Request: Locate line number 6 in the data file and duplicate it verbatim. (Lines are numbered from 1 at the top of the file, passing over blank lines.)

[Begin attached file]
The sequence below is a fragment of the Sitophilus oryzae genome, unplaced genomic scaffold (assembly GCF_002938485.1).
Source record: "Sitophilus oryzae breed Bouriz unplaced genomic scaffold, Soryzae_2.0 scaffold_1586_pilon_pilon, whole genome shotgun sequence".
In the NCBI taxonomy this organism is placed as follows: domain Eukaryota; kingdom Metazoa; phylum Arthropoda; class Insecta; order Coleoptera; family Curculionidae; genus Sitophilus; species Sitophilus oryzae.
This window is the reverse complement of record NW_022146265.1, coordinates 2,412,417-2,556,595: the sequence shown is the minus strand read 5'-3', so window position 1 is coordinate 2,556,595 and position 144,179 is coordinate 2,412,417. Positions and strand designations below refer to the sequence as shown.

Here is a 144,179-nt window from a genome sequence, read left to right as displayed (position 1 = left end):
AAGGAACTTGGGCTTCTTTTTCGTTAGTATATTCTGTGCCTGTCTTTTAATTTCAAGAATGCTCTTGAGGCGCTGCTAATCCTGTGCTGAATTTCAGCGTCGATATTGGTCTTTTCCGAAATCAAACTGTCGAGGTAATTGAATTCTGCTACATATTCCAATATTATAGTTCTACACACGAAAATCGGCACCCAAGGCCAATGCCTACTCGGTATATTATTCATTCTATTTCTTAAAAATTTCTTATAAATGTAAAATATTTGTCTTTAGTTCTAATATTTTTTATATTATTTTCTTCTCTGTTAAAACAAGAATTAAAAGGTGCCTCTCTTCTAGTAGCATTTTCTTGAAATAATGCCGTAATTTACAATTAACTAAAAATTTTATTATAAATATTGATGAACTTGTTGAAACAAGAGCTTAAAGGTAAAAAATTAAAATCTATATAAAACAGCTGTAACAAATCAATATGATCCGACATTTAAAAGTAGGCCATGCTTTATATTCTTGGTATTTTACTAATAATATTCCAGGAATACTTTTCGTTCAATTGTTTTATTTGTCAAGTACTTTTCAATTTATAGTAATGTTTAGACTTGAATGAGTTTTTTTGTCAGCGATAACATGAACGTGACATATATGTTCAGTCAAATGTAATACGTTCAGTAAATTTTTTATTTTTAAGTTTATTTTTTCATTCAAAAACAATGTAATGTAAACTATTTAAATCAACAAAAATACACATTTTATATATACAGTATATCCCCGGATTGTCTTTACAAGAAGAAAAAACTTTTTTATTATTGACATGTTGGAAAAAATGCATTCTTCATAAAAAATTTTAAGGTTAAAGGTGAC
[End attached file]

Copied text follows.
AAGGAACTTGGGCTTCTTTTTCGTTAGTATATTCTGTGCCTGTCTTTTAATTTCAAGAATGCTCTTGAGGCGCTGCTAATCCTGTGCTGAATTTCAGCGTCGATATTGGTCTTTTCCGAAATCAAACTGTCGAGGTAATTGAATTCTGCTACATATTCCAATATTATAGTTCTACACACGAAAATCGGCACCCAAGGCCAATGCCTACTCGGTATATTATTCATTCTATTTCTTAAAAATTTCTTATAAATGTAAAATATTTGTCTTTAGTTCTAATATTTTTTATATTATTTTCTTCTCTGTTAAAACAAGAATTAAAAGGTGCCTCTCTTCTAGTAGCATTTTCTTGAAATAATGCCGTAATTTACAATTAACTAAAAATTTTATTATAAATATTGATGAACTTGTTGAAACAAGAGCTTAAAGGTAAAAAATTAAAATCTATATAAAACAGCTGTAACAAATCAATATGATCCGACATTTAAAAGTAGGCCATGCTTTATATTCTTGGTATTTTACTAATAATATTCCAGGAATACTTTTCGTTCAATTGTTTTATTTGTCAAGTACTTTTCAATTTATAGTAATGTTTAGACTTGAATGAGTTTTTTTGTCAGCGATAACATGAACGTGACATATATGTTCAGTCAAATGTAATACGTTCAGTAAATTTTTTATTTTTAAGTTTATTTTTTCATTCAAAAACAATGTAATGTAAACTATTTAAATCAACAAAAATACACATTTTATATATACAGTATATCCCCGGATTGTCTTTACAAGAAGAAAAAACTTTTTTATTATTGACATGTTGGAAAAAATGCATTCTTCATAAAAAATTTTAAGGTTAAAGGTGAC